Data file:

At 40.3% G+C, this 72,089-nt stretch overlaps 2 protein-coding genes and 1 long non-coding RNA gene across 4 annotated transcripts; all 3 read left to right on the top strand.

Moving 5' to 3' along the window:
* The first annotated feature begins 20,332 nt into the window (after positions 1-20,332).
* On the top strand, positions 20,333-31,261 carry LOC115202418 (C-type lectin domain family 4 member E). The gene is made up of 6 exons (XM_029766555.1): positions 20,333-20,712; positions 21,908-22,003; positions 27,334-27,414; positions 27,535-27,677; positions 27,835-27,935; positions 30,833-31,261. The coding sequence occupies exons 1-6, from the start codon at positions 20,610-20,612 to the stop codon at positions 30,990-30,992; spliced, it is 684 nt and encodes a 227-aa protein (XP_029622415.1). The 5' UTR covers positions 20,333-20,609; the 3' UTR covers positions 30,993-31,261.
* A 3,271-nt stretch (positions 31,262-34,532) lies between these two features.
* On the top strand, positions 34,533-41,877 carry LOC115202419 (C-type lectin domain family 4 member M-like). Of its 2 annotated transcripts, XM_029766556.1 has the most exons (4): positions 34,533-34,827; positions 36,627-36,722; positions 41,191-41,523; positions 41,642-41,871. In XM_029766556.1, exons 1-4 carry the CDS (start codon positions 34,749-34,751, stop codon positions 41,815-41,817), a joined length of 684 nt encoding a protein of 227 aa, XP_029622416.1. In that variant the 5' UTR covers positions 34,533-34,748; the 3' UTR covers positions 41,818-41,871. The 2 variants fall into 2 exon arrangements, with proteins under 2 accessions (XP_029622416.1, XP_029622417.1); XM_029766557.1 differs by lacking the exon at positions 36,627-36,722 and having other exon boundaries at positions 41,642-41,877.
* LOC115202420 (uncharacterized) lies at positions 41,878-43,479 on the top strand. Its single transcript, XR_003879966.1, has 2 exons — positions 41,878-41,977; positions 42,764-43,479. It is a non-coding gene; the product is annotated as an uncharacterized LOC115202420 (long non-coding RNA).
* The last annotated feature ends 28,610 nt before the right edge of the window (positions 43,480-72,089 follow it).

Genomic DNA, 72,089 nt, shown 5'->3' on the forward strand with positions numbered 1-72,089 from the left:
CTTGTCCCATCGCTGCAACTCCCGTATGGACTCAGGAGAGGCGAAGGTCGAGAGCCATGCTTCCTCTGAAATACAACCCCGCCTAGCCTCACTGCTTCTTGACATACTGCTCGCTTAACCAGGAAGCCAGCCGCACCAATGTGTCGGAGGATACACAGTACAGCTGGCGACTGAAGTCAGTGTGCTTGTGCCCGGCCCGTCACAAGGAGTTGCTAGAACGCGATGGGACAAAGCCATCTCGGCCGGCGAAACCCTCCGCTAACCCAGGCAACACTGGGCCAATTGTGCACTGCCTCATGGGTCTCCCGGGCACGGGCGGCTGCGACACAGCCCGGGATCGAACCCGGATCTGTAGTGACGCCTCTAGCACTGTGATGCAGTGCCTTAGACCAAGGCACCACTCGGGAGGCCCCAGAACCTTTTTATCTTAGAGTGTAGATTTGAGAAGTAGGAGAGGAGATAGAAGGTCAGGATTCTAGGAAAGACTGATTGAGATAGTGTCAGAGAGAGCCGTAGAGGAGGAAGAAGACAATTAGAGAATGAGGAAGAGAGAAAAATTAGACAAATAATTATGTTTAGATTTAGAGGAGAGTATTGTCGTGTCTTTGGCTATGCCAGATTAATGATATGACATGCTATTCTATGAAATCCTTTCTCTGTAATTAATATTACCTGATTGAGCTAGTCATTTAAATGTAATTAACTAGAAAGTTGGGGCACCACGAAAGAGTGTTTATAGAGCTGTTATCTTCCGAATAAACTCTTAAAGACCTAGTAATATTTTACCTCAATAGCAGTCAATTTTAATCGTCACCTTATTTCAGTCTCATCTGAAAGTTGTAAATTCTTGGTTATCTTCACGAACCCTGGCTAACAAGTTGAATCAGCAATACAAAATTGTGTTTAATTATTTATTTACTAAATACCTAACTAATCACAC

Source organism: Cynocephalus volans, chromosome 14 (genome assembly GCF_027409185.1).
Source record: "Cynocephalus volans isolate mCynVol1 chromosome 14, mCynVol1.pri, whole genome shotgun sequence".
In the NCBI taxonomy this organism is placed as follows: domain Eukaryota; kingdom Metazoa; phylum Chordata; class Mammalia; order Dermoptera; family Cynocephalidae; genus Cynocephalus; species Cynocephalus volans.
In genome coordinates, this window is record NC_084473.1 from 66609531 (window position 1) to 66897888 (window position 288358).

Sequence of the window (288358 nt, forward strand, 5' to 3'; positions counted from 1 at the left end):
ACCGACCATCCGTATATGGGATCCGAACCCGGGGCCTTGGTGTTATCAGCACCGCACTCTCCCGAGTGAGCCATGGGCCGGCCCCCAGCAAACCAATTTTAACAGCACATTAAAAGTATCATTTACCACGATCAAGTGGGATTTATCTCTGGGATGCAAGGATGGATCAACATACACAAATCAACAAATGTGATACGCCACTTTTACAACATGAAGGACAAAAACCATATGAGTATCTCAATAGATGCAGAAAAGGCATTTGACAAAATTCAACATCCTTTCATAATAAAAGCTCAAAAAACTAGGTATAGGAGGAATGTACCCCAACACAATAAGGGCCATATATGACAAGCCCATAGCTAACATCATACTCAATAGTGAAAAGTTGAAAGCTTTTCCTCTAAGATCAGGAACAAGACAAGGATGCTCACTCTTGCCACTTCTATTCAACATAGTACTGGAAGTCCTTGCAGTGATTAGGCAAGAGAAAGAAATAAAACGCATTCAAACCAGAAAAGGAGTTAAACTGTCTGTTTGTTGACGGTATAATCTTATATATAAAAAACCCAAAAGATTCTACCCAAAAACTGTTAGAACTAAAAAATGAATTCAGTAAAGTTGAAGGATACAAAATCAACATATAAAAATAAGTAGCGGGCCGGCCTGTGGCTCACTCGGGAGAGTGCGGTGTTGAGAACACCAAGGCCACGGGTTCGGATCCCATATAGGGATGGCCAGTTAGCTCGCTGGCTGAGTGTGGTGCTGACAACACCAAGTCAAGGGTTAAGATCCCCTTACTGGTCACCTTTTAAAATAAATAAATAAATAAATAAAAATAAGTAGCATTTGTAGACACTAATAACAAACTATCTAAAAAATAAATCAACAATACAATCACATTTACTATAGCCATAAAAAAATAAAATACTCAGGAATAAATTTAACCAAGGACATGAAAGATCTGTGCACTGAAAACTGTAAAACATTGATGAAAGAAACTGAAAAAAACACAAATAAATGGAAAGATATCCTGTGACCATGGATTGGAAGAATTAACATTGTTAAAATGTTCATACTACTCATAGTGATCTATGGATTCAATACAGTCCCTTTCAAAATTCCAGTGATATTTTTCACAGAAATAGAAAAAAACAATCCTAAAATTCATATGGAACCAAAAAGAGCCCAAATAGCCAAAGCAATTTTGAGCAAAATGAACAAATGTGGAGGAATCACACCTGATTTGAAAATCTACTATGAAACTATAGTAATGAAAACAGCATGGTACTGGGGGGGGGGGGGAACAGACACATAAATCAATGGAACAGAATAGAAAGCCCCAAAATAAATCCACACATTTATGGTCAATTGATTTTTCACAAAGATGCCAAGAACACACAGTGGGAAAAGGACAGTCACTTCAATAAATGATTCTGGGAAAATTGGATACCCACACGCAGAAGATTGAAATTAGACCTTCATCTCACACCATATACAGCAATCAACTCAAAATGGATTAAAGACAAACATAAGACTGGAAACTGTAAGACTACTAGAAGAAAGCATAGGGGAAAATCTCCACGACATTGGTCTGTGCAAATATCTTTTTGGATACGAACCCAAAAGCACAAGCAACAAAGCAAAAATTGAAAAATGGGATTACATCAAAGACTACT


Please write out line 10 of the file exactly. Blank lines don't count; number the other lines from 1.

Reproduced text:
CTTGTCCCATCGCTGCAACTCCCGTATGGACTCAGGAGAGGCGAAGGTCGAGAGCCATGCTTCCTCTGAAATACAACCCCGCCTAGCCTCACTGCTTCTTGACATACTGCTCGCTTAACCAGGAAGCCAGCCGCACCAATGTGTCGGAGGATACACAGTACAGCTGGCGACTGAAGTCAGTGTGCTTGTGCCCGGCCCGTCACAAGGAGTTGCTAGAACGCGATGGGACAAAGCCATCTCGGCCGGCGAAACCCTCCGCTAACCCAGGCAACACTGGGCCAATTGTGCACTGCCTCATGGGTCTCCCGGGCACGGGCGGCTGCGACACAGCCCGGGATCGAACCCGGATCTGTAGTGACGCCTCTAGCACTGTGATGCAGTGCCTTAGACCAAGGCACCACTCGGGAGGCCCCAGAACCTTTTTATCTTAGAGTGTAGATTTGAGAAGTAGGAGAGGAGATAGAAGGTCAGGATTCTAGGAAAGACTGATTGAGATAGTGTCAGAGAGAGCCGTAGAGGAGGAAGAAGACAATTAGAGAATGAGGAAGAGAGAAAAATTAGACAAATAATTATGTTTAGATTTAGAGGAGAGTATTGTCGTGTCTTTGGCTATGCCAGATTAATGATATGACATGCTATTCTATGAAATCCTTTCTCTGTAATTAATATTACCTGATTGAGCTAGTCATTTAAATGTAATTAACTAGAAAGTTGGGGCACCACGAAAGAGTGTTTATAGAGCTGTTATCTTCCGAATAAACTCTTAAAGACCTAGTAATATTTTACCTCAATAGCAGTCAATTTTAATCGTCACCTTATTTCAGTCTCATCTGAAAGTTGTAAATTCTTGGTTATCTTCACGAACCCTGGCTAACAAGTTGAATCAGCAATACAAAATTGTGTTTAATTATTTATTTACTAAATACCTAACTAATCACAC